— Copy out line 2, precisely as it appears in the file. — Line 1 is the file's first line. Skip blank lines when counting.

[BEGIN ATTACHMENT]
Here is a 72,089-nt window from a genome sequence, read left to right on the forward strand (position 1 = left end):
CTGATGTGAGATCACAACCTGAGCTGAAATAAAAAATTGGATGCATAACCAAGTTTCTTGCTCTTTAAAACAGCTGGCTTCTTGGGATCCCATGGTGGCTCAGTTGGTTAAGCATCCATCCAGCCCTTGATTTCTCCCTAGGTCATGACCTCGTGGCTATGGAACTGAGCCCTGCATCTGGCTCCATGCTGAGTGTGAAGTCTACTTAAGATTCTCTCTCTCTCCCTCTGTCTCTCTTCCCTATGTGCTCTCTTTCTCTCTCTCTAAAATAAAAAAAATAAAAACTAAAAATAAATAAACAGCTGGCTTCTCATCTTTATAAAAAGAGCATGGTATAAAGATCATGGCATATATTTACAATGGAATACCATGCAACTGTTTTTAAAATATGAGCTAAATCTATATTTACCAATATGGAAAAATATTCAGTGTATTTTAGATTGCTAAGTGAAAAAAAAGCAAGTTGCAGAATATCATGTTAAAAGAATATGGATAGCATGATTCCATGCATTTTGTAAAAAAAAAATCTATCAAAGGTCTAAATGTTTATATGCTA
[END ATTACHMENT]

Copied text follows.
CTGATGTGAGATCACAACCTGAGCTGAAATAAAAAATTGGATGCATAACCAAGTTTCTTGCTCTTTAAAACAGCTGGCTTCTTGGGATCCCATGGTGGCTCAGTTGGTTAAGCATCCATCCAGCCCTTGATTTCTCCCTAGGTCATGACCTCGTGGCTATGGAACTGAGCCCTGCATCTGGCTCCATGCTGAGTGTGAAGTCTACTTAAGATTCTCTCTCTCTCCCTCTGTCTCTCTTCCCTATGTGCTCTCTTTCTCTCTCTCTAAAATAAAAAAAATAAAAACTAAAAATAAATAAACAGCTGGCTTCTCATCTTTATAAAAAGAGCATGGTATAAAGATCATGGCATATATTTACAATGGAATACCATGCAACTGTTTTTAAAATATGAGCTAAATCTATATTTACCAATATGGAAAAATATTCAGTGTATTTTAGATTGCTAAGTGAAAAAAAAGCAAGTTGCAGAATATCATGTTAAAAGAATATGGATAGCATGATTCCATGCATTTTGTAAAAAAAAAATCTATCAAAGGTCTAAATGTTTATATGCTA